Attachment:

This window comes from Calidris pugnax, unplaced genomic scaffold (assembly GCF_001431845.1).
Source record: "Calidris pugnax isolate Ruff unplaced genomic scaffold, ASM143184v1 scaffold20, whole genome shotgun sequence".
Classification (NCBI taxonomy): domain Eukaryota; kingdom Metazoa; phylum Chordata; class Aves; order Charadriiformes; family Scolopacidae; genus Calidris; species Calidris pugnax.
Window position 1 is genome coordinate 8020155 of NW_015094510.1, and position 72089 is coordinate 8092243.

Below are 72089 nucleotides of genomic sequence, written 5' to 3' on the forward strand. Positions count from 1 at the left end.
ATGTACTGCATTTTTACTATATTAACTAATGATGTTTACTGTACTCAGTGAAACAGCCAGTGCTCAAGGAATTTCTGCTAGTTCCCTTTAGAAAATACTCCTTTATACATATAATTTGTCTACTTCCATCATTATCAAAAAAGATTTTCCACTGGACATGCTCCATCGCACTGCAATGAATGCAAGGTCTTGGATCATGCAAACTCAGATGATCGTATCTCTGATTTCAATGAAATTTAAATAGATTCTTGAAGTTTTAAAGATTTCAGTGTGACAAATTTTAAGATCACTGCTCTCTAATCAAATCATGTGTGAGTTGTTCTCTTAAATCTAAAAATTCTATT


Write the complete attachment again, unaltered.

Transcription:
This window comes from Calidris pugnax, unplaced genomic scaffold (assembly GCF_001431845.1).
Source record: "Calidris pugnax isolate Ruff unplaced genomic scaffold, ASM143184v1 scaffold20, whole genome shotgun sequence".
Classification (NCBI taxonomy): domain Eukaryota; kingdom Metazoa; phylum Chordata; class Aves; order Charadriiformes; family Scolopacidae; genus Calidris; species Calidris pugnax.
Window position 1 is genome coordinate 8020155 of NW_015094510.1, and position 72089 is coordinate 8092243.

Below are 72089 nucleotides of genomic sequence, written 5' to 3' on the forward strand. Positions count from 1 at the left end.
ATGTACTGCATTTTTACTATATTAACTAATGATGTTTACTGTACTCAGTGAAACAGCCAGTGCTCAAGGAATTTCTGCTAGTTCCCTTTAGAAAATACTCCTTTATACATATAATTTGTCTACTTCCATCATTATCAAAAAAGATTTTCCACTGGACATGCTCCATCGCACTGCAATGAATGCAAGGTCTTGGATCATGCAAACTCAGATGATCGTATCTCTGATTTCAATGAAATTTAAATAGATTCTTGAAGTTTTAAAGATTTCAGTGTGACAAATTTTAAGATCACTGCTCTCTAATCAAATCATGTGTGAGTTGTTCTCTTAAATCTAAAAATTCTATT